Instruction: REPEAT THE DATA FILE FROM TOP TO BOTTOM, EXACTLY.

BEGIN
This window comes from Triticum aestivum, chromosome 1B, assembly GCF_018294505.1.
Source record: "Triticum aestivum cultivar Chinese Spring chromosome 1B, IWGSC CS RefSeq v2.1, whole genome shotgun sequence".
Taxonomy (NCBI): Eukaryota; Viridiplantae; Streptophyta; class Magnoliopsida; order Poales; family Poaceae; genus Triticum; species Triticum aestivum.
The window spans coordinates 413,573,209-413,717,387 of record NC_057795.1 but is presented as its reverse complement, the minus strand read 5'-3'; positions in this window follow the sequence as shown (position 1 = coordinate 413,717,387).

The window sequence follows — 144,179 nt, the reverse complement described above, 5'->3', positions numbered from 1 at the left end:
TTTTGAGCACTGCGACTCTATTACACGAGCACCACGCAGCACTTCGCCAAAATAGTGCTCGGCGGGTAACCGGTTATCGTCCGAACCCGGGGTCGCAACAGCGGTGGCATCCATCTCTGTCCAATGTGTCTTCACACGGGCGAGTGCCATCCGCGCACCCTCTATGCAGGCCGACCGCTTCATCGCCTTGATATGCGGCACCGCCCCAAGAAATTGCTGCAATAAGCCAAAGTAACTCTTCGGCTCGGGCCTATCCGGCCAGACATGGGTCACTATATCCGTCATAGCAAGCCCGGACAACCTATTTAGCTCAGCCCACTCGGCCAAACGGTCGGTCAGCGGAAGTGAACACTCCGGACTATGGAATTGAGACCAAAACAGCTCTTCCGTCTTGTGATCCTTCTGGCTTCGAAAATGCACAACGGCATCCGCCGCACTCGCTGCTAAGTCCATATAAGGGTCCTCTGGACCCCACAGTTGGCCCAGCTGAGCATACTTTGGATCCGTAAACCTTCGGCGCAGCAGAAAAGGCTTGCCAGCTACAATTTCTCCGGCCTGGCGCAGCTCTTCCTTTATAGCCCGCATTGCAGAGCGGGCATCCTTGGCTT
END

This window comes from Triticum aestivum, chromosome 1B, assembly GCF_018294505.1.
Source record: "Triticum aestivum cultivar Chinese Spring chromosome 1B, IWGSC CS RefSeq v2.1, whole genome shotgun sequence".
Taxonomy (NCBI): Eukaryota; Viridiplantae; Streptophyta; class Magnoliopsida; order Poales; family Poaceae; genus Triticum; species Triticum aestivum.
The window spans coordinates 413,573,209-413,717,387 of record NC_057795.1 but is presented as its reverse complement, the minus strand read 5'-3'; positions in this window follow the sequence as shown (position 1 = coordinate 413,717,387).

The window sequence follows — 144,179 nt, the reverse complement described above, 5'->3', positions numbered from 1 at the left end:
TTTTGAGCACTGCGACTCTATTACACGAGCACCACGCAGCACTTCGCCAAAATAGTGCTCGGCGGGTAACCGGTTATCGTCCGAACCCGGGGTCGCAACAGCGGTGGCATCCATCTCTGTCCAATGTGTCTTCACACGGGCGAGTGCCATCCGCGCACCCTCTATGCAGGCCGACCGCTTCATCGCCTTGATATGCGGCACCGCCCCAAGAAATTGCTGCAATAAGCCAAAGTAACTCTTCGGCTCGGGCCTATCCGGCCAGACATGGGTCACTATATCCGTCATAGCAAGCCCGGACAACCTATTTAGCTCAGCCCACTCGGCCAAACGGTCGGTCAGCGGAAGTGAACACTCCGGACTATGGAATTGAGACCAAAACAGCTCTTCCGTCTTGTGATCCTTCTGGCTTCGAAAATGCACAACGGCATCCGCCGCACTCGCTGCTAAGTCCATATAAGGGTCCTCTGGACCCCACAGTTGGCCCAGCTGAGCATACTTTGGATCCGTAAACCTTCGGCGCAGCAGAAAAGGCTTGCCAGCTACAATTTCTCCGGCCTGGCGCAGCTCTTCCTTTATAGCCCGCATTGCAGAGCGGGCATCCTTGGCTT